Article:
News Stories, 4 September 2007
GENEVA, September 4 (UNHCR) – The UN refugee agency said on Tuesday it feared that a lack of funding could bring a halt to confidence-building measures connecting Sahrawi refugees in Algeria and their relatives in the Western Sahara Territory.
In January, UNHCR appealed for nearly US$3.5 million to continue the family visits and telephone services initiated in 2004 between refugees in western Algeria's Tindouf camps and their kinfolk across the border.
"But with only a little over half of the appeal funded so far, the whole operation risks being stopped next month [October]," UNHCR's chief spokesman, Ron Redmond, told reporters in Geneva, adding that the agency was "very concerned."
Sahrawi refugees started arriving in Algeria in 1976 after Spain withdrew from the Western Sahara and fighting broke out over its control. Most of the Sahrawi refugees have been living for 32 years in the desert regions of Tindouf. However, a part of the Sahrawis stayed in the Western Sahara and today families remain separated.
UNHCR introduced several measures to build confidence between the two groups and to re-establish contact between families. The refugee agency gives Sahrawis the possibility of five-day visits with relatives and loved ones, reuniting many of them after 32 years of separation. The visits contribute significantly to relieving the trauma and suffering of the Sahrawi people.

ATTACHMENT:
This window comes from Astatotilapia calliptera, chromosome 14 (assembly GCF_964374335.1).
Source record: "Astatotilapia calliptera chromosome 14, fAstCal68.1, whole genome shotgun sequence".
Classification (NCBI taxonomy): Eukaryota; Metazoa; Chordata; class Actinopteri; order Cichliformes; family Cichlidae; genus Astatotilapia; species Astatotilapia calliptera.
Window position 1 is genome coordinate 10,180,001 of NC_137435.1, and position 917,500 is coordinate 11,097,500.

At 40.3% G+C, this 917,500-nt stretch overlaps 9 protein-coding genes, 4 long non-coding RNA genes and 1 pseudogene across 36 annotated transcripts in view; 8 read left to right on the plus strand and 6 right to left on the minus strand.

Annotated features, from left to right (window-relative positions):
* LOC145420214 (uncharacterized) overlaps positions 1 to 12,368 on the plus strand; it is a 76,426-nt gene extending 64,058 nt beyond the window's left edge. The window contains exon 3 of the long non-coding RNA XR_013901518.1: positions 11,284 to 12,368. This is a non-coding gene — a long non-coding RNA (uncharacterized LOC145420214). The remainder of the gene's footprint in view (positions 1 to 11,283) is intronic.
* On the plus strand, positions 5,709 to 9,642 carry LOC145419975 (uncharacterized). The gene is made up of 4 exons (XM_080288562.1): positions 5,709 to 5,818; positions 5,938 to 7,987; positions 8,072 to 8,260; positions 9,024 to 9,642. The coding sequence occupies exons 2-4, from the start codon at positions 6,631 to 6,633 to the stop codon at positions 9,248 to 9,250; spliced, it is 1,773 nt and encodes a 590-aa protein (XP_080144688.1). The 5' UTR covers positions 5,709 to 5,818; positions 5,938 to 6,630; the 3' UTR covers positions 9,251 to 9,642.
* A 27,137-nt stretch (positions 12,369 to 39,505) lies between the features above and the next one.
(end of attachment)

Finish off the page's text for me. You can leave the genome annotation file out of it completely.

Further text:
Since they started in March 2004, a total of 154 visits have taken place involving 4,255 people – mainly women. An additional 14,726 people have registered and are waiting to take part in the programme, which is funded by UNHCR.
The agency hopes to cut costs by running reunion convoys between Tindouf and Smara City in Western Sahara, a proposal that will cut costs and allow more people to benefit. The idea has been positively received but awaits a green light.
The telephone services are also highly popular – almost 80,000 calls have been placed in four refugee camps in Algeria with telephone centres since 2004. A fifth centre will be opened in October in Dakhla, which is the most remote refugee camp.
In recent weeks, UNHCR has also received suggestions from Moroccan authorities that Sahrawi refugees and their relatives be allowed to attend funerals and weddings. A small number of Sahrawis on both sides may also be allowed to undertake pilgrimages to Mecca, pending the availability of funds.